Referring to FIG. 2, when the platform 28 is in its initial or equilibrium position, where the spring elements 31 and 32 exert no force on it, there is an initial or equilibrium gap 87 between the iron strip 51 on the platform 28 and the iron element 41 on the base 27. This initial or equilibrium gap is a constant for a given microactuator, and is identified here as the initial gap G. If the platform 28 is moved upwardly in FIG. 2 away from its initial position by a displacement Δ, the gap between the iron material 51 and iron element 41 will be reduced. The dynamic width of the gap is identified here as g, where g=(G−Δ).

By applying a control signal at 47 in order to cause a current to flow through the coil 43, the magnetic force exerted by iron element 41 on the iron strip 51 is approximated by the equation force = μ 0 N 2 Ai 2 g 2 ( 1 )

where μ0 is the permeability of air, N is the effective number of turns in the coil 43, i is the current flowing through the coil 43, g is the actual air gap (as defined above), and A is the effective area of the flux in the air gap. In the disclosed embodiment, the area A is the sum of the areas of the ends 88 and 89 (FIG. 2) of the iron element 41, which face and are closest to the iron strip 51.

There are, of course, countervailing forces which tend to resist movement of the platform 28 by the electromagnet 41, including the resilient force exerted by the spring elements 31 and 32, as well as the inertia of the platform 28 and the read/write head 21. The cumulative force corresponding to these factors may be expressed by the following equation:

force=Jma{umlaut over (X)}=KmaΔ  (2)

where Jma is a constant representing inertial effects, {umlaut over (X)} represents the current acceleration of the platform 28 and the read/write head 21 thereon relative to the base 27, and Kma is a constant representing the stiffness or resilience of the spring elements 31 and 32. In the disclosed embodiment, the stiffness or resilience of the spring elements 31 and 32 does not vary completely linearly with respect to displacement of the platform 28, but may be reasonably approximated by the linear coefficient Kma.

With reference to equation (1) above, it will be recognized that the force magnetically exerted on the platform 28 does not vary linearly with changes in the current i through the coil 43, but instead increases as a function of the square of this current. Thus, equation (1) reflects the fact that the microactuator 22 has a nonlinear transfer function when the force exerted on the platform is defined as a function of the applied control signal.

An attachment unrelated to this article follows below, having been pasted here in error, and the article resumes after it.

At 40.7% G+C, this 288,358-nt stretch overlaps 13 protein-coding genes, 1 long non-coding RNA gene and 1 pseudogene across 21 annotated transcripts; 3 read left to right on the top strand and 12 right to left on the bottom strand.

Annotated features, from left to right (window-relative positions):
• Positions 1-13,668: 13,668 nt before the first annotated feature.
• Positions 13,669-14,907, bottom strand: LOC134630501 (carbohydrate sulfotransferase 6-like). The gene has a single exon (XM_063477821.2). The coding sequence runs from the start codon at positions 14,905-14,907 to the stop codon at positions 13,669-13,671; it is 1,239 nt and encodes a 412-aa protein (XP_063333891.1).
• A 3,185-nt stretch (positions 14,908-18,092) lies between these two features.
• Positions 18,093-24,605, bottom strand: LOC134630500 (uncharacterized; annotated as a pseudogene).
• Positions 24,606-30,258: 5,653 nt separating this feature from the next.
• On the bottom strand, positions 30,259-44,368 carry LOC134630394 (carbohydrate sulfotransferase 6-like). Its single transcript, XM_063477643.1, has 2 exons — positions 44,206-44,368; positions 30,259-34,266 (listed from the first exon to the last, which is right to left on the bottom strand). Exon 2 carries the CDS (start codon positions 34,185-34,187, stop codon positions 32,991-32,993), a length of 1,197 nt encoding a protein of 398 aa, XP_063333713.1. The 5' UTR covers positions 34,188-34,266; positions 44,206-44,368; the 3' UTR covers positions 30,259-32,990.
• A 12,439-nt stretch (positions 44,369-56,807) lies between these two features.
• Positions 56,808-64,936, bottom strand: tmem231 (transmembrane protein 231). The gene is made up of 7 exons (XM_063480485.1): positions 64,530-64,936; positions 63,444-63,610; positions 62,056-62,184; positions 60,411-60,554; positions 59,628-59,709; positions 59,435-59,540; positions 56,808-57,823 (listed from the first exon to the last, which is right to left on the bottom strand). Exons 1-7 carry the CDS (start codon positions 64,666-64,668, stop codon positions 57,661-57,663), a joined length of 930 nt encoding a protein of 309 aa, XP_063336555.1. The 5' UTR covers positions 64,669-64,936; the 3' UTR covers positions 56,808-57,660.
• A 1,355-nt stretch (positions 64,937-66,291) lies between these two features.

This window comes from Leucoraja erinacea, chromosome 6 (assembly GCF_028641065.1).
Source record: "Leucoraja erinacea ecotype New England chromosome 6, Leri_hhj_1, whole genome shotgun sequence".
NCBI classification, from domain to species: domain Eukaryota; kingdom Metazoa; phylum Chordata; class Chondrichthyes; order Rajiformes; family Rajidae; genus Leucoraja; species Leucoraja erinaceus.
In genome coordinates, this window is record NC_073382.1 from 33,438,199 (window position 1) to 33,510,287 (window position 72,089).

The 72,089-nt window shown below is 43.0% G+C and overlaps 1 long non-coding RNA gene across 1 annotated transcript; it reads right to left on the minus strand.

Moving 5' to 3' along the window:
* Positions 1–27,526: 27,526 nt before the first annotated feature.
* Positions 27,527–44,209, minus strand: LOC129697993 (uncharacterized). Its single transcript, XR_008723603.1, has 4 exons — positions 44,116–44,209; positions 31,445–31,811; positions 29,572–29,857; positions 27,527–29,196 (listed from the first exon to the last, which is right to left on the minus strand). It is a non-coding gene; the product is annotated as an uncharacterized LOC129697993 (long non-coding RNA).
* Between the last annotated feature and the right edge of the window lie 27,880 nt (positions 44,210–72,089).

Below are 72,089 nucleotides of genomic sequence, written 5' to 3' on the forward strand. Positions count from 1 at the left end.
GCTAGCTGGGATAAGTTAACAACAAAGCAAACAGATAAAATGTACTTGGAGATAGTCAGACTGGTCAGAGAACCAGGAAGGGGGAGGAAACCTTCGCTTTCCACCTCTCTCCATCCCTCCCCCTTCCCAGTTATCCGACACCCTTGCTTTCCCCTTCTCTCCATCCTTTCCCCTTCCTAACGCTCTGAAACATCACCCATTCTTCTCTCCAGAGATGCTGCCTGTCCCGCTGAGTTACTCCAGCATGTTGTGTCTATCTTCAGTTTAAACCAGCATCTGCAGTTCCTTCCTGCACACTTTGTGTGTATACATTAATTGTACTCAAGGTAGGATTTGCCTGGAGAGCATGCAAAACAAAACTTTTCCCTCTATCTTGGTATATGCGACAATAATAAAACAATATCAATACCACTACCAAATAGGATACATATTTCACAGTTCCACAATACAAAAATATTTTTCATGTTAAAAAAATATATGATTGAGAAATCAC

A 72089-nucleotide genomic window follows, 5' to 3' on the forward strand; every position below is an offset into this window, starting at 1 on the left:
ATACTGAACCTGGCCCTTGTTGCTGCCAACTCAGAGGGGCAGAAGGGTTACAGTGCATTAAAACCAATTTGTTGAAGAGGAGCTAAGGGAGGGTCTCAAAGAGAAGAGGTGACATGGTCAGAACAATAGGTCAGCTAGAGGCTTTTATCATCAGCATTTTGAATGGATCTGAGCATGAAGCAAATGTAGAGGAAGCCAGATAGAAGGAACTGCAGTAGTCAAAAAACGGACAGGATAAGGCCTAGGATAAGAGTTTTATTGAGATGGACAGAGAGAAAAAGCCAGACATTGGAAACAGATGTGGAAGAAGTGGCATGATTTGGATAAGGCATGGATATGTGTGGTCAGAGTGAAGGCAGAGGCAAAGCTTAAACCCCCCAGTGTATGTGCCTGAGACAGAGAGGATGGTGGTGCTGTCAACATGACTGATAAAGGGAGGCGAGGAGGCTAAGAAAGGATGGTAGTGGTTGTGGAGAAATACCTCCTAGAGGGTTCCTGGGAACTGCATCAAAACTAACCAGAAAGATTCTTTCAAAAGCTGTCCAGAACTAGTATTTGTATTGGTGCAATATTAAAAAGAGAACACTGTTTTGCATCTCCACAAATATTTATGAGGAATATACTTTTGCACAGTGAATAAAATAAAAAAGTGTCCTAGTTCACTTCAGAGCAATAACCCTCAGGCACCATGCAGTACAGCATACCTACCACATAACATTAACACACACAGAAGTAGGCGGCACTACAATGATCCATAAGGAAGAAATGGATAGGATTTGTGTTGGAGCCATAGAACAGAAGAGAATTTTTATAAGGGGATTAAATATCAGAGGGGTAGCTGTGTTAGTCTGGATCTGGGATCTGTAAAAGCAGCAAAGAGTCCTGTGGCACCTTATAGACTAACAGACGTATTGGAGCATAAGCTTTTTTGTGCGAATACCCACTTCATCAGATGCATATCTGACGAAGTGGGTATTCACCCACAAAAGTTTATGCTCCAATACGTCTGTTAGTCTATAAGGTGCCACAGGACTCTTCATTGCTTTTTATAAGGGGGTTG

FIG. 3 is a diagrammatic view of certain portions of the hard disk drive system 10 of FIG. 1, and provides additional detail regarding the control system 62 therein. In FIG. 3, the broken lines at 92 and 93 diagrammatically represent the forces which can be exerted on the read/write head 21 by the spring elements 31 and 32 (FIG. 2), and 94 indicates the positioning forces which can be exerted on the platform 28 by the electromagnets 41 and 42. The broken line at 97 diagrammatically indicates the movement of arm 16 that is effected by the voice coil motor 18.

FIG. 3 shows that the control system 62 implements a microactuator control loop 101, and a voice coil motor control loop 102. The control loops 101 and 102 are both responsive to a parameter 106 representing a desired radial position of the read/write head 21, and are both responsive to the position error signal (PES) 107 received through the ADC 83 and servo channel circuit 82 from the read/write head 21. The microactuator control loop 101 is also responsive to the signal received through the ADC 68 from the sensor 37, representing the position of the platform 28 of the microactuator. The microactuator control loop 101 outputs two values, which are respectively supplied to the DAC 71 and the DAC 73, and which respectively represent the control signals to be applied to the microactuator coils 43 and 44. The voice coil motor control loop 102 outputs a value which is supplied through DAC 77 and power amplifier 78 to the voice coil motor 18, in order to control the voice coil motor 18.